Hands on: Asus ZenBook Pro 14 (UX480)

December 20th, 2018 | by Wilson Wong
Hands on: Asus ZenBook Pro 14 (UX480)
The Asus ZenBook Pro 14. PHOTO: Handout

The Asus ZenBook Pro 14 thin and light laptop that sports a secondary screen on its touchpad is out in Singapore at an equally eye-catching price of S$2,998.

Powering it on for the first time, you will not miss this ScreenPad, a colour touchscreen that lets you in on commonly used features like a calculator or music player. That’s how I saw it at the Singapore launch event last week.

Having a secondary screen on a laptop, of course, is not new and the MacBook Touch Bar comes to mind. The difference between the Asus laptop and the MacBook is the size of the ScreenPad.

It’s what you get on a typical touchpad, measuring at 5.5-inch with a Full HD Super IPS+ glass-covered display. It feels like you’ve placed your smartphone at the bottom of the keyboard.

You can have quick access, shortcuts and controls with the ScreenPad, depending on what apps you are using at that time. You can also use it as an extended screen. PHOTO: Wilson Wong

The ScreenPad can also be an extended screen, similar to how you expand your workspace on the screen. Of course, you can make use of the ScreenPad apps, such as a calculator, music player or calendar, as well

The ScreenPad also has customised tools that work with different applications. For example, while doing presentation slides on Powerpoint, there are shortcuts appearing on the ScreenPad to help you quickly change your font size or colour.

You can also link your phone to the laptop via Asus Sync as though you are placing the smartphone at the bottom of the keyboard. In Extension Mode, I can play YouTube video or have a folder of videos I can preview as the main video is being edited on the main screen. More ScreenPad apps can be added via the Windows App Store.

Pressing the F6 button will change how you use the ScreenPad. PHOTO: Wilson Wong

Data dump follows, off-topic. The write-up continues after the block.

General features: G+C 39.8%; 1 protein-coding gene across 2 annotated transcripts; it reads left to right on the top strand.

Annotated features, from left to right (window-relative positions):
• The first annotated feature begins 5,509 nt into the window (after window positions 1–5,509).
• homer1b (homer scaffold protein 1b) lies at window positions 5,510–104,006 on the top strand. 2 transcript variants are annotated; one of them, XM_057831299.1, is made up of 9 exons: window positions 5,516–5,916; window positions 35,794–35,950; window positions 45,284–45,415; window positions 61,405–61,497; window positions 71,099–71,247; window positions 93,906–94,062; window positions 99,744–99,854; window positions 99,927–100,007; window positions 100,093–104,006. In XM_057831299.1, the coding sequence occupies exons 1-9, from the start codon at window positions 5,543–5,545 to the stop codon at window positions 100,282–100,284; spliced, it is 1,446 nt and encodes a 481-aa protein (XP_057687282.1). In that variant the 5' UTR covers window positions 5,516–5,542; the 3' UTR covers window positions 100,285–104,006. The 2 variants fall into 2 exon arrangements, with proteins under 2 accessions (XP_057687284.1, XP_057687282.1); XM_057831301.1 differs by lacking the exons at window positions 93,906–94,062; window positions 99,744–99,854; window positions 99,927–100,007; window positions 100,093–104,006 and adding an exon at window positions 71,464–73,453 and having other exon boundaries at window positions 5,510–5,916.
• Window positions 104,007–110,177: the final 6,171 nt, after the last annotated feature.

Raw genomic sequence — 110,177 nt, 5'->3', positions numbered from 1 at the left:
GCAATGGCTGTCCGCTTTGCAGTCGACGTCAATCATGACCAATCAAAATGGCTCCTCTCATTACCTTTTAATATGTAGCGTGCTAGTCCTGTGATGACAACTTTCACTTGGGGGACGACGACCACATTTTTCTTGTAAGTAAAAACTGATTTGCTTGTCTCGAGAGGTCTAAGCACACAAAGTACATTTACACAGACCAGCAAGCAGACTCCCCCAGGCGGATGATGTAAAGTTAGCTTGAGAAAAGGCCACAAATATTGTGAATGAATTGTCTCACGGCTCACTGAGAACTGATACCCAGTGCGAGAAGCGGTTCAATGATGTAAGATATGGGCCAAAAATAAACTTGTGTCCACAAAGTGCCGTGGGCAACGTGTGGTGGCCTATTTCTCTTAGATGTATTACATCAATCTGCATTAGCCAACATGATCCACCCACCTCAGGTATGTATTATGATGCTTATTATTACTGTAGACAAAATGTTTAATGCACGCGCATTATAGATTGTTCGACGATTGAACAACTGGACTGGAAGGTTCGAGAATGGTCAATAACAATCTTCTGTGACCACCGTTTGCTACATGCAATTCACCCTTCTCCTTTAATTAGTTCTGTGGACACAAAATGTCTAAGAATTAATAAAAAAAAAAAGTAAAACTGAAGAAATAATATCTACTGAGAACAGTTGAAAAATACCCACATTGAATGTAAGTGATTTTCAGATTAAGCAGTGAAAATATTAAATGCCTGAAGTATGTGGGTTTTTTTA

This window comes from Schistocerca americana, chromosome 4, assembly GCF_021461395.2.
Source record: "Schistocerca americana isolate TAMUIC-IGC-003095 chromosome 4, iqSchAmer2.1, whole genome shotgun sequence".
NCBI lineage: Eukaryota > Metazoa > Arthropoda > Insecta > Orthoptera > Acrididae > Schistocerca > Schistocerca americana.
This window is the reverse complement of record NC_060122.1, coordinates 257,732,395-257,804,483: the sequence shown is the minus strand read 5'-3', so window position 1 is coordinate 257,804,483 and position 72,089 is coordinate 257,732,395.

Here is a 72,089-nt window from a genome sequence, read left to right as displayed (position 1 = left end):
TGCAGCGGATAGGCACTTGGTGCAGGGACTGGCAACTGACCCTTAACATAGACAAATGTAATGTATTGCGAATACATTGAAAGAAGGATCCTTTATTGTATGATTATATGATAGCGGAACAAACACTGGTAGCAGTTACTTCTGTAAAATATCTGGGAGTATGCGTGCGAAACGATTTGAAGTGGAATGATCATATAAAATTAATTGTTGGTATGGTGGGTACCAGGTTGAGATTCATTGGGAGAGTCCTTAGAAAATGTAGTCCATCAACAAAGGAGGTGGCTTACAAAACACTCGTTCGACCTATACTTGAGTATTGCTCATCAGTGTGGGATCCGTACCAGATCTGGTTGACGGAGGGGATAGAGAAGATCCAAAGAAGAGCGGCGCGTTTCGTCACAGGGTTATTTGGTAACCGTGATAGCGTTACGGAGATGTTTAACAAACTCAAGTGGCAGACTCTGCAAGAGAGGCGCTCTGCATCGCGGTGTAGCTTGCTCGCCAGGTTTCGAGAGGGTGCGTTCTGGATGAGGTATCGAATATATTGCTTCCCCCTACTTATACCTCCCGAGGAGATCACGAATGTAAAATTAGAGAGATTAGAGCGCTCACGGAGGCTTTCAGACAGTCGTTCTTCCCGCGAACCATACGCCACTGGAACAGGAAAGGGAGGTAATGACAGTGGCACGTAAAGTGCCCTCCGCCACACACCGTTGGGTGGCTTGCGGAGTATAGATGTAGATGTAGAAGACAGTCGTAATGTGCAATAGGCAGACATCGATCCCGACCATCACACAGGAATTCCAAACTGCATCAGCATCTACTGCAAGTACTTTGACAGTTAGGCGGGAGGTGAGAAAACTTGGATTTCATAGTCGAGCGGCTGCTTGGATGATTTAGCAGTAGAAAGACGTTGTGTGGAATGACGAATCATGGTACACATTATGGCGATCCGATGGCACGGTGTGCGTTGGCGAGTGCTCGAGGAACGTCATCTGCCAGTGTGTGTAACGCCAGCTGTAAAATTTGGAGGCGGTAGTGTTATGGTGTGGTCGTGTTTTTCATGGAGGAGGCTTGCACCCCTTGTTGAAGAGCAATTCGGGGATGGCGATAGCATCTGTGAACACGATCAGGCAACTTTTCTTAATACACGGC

As much as I like the added functionality, there are improvements that can be made. I would certainly like to make use of Google Calendar on the laptop and have that sync’d with my phone’s calendar.

The calculator’s buttons are also a bit too small so I opted to use the Number Pad app on the ScreenPad. However, this didn’t trigger the Calculator app on the main screen and I needed a few more clicks to fire it up.

There are limitations too. Since you are using a screen for your number pad, you don’t get the same tactile feel of an actual keyboard. This means you may make mistakes when quickly keying numbers into a spreadsheet, for example.

Backlit keyboards when working in the dark. PHOTO: Wilson Wong
It is high time manufacturers ditched the power port and charged laptops using a USB-C Thunderbolt link instead. It means one less thing to carry around. PHOTO: Wilson Wong 

For the high price that Asus is asking, it’s a good thing that the laptop meets most expectations of a top-of-the-line mobile machine. It comes with a 14-inch LED backlit Full HD screen with 100 per cent sRGB colour presentation. That’s great for photographers and videographers who yearn for colour accuracy for their photos and videos.

There are two full-sized USB ports (2.0 on the right and 3.1 on the left), one USB-C port, HDMI port and an audio jack so connectivity should not be an issue.

With the latest Intel Core i7-8565U processor, 16GB of DDR4 RAM and GTX 1050 Max-Q graphics, you can kill time playing some games while on the road. Okay, the 70Wh battery is rated to last up to 12.5 hours, but I would definitely recommend plugging into a wall socket when playing a few rounds of Fortnite.

The ErgoLift feature helps with the dissipation of heat generated by the laptop and creates a more comfortable typing position. PHOTO: Wilson Wong

The Asus new ZenBook Pro 14 is certainly handsome in Deep Dive Blue. It also comes with an ErgoLift hinge that props up the laptop to ensure efficient cooling and better audio experience, similar to the HP Envy 13 (2018).

Costing S$2 shy of S$3,000, the aluminium-clad UX480 does not come cheap though. The question comes down to whether you see the ScreenPad as worthy of the premium being asked.

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